School bankrupting parents over unpaid school fees

16 July 2015

The issue of non-government schools instigating bankruptcy proceedings against parents who fail to pay school fees is an unfortunate consequence of the ‘business’ side of the provision of education services.

An article in The Age reports on multiple non-government schools in Victoria that have initiated bankruptcy proceeding against parents. This trend is not new, as a Herald Sun report from 2011 demonstrates. Nor is the issue restricted to Victoria as the legal issues underpinning fee paying arrangements, being contract law, are common to all non-government schools in Australia and even internationally. The non-payment of fees also occurs in the government school system however the amount of fees owed is typically much lower than the amounts in the non-government sector.

Although schools who initiate bankruptcy proceedings against parents have been branded ‘heartless’ for doing so given the interests of the students involved, in reality, the payment of schools fees is subject to an agreement between the parents and the school which can be enforced in court if required.

How do the parties end up in Court?

Parents enter into a contract with a non-government school for the provision of educational services to their children in exchange for payment of fees to the school. It is well known that the cost of non-government schooling in Australia is expensive, with fees of up to $32,000 for a year 12 day student.  Boarding fees can greatly exceed this. Unexpected events in a family, such as unemployment or business issues, can mean that the payment of those fees becomes difficult or impossible for parents while their child is still at school. As a result, the parent ends up owing a ‘debt’ to the school.

For schools, not receiving expected fees may have flow-on effects on their ability to pay staff wages and other financial commitments such as equipment for classrooms. In this sense schools are at risk of non-payment of their debts to creditors.

Consequently, if parents are unable to pay that debt, they can be formally regarded as being personally ‘insolvent’ or bankrupt under Australian law. Bankruptcy proceedings are a form of debt recovery governed by the Bankruptcy Act 1966 (Cth) and are heard in the Federal Court.

Insolvency law and schools

A 2009 paper on the topic ‘Australian Education and the Operation of Insolvency Law‘ by Mary Wyburn of the University of Sydney provides a good explanation of how bankruptcy litigation in the school sector operates.


  • bankruptcy can be used as a threat by both sides in debt recovery and either the debtor or the creditor can instigate bankruptcy proceedings;
  • depending on the assets in the bankrupt estate and the relative statutory priorities of any other creditors, a creditor may end up with only a small part of the debt sought to be recovered; and
  • there are alternatives to formal bankruptcy proceedings, being a personal insolvency agreement and a debt agreement; essentially formal arrangements made between the debtor and their creditors about repayment or a compromise of the debts.

For many schools, if parents fail to communicate or negotiate with respect to outstanding fees, formal bankruptcy proceedings may be their only resort.

Credit reporting and the Privacy Act

The issue of fee non-payment also raises issues under the Privacy Act 1988 (Cth) (Privacy Act). The ‘credit reporting’ provisions under the Privacy Act were introduced in 2014 and they can apply to schools who should be aware of their compliance obligations under that Act.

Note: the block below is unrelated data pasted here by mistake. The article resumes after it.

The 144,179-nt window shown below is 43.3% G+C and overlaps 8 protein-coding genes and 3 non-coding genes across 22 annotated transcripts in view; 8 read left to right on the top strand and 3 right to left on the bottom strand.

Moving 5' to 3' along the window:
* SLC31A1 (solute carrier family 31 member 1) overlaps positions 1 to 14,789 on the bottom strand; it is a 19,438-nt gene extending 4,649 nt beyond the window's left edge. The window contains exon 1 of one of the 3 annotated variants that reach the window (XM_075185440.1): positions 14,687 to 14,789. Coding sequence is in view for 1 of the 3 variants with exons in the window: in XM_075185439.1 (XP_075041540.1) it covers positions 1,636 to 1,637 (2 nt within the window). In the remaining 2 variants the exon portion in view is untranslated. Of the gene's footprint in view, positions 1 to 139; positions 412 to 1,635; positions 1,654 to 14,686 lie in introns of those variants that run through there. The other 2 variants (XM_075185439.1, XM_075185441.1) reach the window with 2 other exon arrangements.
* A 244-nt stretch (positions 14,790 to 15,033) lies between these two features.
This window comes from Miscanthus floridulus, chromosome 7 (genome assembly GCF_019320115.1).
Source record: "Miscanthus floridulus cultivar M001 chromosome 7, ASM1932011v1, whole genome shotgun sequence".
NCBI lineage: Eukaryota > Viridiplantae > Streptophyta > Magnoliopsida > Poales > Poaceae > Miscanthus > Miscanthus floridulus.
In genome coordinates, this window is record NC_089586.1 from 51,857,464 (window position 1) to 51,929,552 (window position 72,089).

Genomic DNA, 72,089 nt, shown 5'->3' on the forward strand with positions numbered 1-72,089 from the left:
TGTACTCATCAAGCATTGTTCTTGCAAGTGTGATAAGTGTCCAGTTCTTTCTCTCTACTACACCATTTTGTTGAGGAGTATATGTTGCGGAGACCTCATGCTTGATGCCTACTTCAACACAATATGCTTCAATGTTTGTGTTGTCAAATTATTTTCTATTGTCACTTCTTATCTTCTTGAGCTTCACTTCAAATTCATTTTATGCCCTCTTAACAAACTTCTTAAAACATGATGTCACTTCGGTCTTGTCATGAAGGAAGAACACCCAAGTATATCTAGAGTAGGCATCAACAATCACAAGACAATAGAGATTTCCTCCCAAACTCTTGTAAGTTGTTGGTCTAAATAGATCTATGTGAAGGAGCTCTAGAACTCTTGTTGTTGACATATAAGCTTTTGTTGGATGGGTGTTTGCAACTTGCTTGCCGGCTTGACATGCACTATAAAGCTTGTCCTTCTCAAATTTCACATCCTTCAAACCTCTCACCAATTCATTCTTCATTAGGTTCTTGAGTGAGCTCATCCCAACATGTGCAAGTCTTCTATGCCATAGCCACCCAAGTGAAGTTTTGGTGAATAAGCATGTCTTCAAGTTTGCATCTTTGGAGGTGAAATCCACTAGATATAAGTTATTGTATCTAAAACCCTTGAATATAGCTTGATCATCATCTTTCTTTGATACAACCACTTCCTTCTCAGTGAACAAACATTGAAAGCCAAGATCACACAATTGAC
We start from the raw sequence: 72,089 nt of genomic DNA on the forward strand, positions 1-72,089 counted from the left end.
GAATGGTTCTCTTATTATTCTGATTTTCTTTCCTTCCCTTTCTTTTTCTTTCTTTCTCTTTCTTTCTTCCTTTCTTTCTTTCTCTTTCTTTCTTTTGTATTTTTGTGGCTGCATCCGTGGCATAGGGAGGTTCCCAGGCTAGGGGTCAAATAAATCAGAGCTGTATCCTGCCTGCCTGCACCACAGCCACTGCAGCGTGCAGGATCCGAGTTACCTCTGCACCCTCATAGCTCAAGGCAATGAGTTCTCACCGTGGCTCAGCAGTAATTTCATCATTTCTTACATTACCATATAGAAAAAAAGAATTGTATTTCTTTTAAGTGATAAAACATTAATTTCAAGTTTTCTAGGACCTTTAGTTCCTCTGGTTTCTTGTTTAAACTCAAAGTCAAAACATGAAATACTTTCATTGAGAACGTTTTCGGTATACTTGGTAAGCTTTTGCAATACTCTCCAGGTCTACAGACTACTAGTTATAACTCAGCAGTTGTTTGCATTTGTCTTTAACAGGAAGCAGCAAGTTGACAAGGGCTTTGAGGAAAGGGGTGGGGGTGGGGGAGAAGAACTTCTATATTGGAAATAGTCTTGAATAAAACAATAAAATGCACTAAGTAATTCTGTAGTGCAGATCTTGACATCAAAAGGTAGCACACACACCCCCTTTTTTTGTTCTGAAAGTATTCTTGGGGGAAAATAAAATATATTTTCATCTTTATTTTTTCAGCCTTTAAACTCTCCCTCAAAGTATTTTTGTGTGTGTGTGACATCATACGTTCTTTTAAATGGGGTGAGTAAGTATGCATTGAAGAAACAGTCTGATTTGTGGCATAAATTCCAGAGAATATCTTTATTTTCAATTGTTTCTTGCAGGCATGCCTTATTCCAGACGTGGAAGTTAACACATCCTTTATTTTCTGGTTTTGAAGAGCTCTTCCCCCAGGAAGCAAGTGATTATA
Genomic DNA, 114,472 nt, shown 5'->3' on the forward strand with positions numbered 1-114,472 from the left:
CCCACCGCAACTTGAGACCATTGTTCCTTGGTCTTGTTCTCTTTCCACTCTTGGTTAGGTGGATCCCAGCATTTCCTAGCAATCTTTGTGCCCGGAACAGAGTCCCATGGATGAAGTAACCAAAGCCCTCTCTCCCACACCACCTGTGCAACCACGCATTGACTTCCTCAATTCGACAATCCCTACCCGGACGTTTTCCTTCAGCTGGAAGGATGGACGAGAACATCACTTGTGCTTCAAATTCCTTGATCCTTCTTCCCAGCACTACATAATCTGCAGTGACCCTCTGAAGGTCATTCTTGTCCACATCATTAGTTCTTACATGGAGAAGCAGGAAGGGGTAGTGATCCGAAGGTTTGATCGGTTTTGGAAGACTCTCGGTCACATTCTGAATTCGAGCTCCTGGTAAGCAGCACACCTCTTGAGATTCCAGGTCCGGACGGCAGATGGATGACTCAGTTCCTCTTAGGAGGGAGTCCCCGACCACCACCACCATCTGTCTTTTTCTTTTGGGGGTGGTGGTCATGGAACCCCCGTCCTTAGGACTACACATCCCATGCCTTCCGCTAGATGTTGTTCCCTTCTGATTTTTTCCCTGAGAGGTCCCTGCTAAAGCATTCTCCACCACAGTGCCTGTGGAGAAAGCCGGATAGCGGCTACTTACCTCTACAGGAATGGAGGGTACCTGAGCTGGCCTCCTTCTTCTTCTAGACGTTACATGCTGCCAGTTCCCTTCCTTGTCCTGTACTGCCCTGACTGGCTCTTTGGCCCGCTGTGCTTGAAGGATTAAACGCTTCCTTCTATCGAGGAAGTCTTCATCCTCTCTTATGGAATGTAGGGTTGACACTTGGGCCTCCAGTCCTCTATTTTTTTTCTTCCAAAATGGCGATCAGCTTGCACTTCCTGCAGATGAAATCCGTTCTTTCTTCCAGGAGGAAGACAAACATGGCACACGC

Under the recent Privacy Act reforms, any organisation who offers goods or services to individuals on terms where payment is deferred for more than seven days can be considered a ‘credit provider’ under the Act. Schools may be a credit provider under the payment terms included in their contract with parents.

As credit providers, schools must have in place practices, procedures and systems which are reasonable, given the size and complexity of the business, and are designed to meet their obligations under the Act, the Privacy Regulations 2013 and the Privacy (Credit Reporting) Code.

For example, a credit provider must have a ‘credit reporting policy’ which is publicly available and includes mandated information such as:

  • what sort of credit information it collects;
  • the purposes for collecting and holding the information; and
  • how a person can access and correct the information held about them.

Lessons for schools

Court proceedings involving schools and parents can be emotional, stressful and costly.

Although The Age quotes Independent Schools Victoria chief executive Michelle Green as saying that schools only initiate bankruptcy proceedings in ‘extremely rare circumstances’ and when ‘substantial amounts of money were owed’, the fact that such proceedings are regular occurrences in the non-government school sector demonstrates the difficulties schools can face when confronted by ‘debt collection’ issues.

And before a debt collection issue proceeds to litigation, schools are also subject to other legal obligations such as ensuring that they handle ‘credit information’ about parents in accordance with the credit reporting provisions of the Privacy Act.

Schools should be aware of all legal consequences that may occur when fee-deferral options are given to parents and understand how the credit reporting provisions apply to them.



CompliSpace is an Australian company that helps over 600 non-government schools across Australia with their governance, risk, compliance and policy management. What makes us different is that we monitor over 200 sources of legal and regulatory change to ensure our clients have the updated policies and tools they need to meet new requirements. We share that knowledge with the broader Education community via School Governance.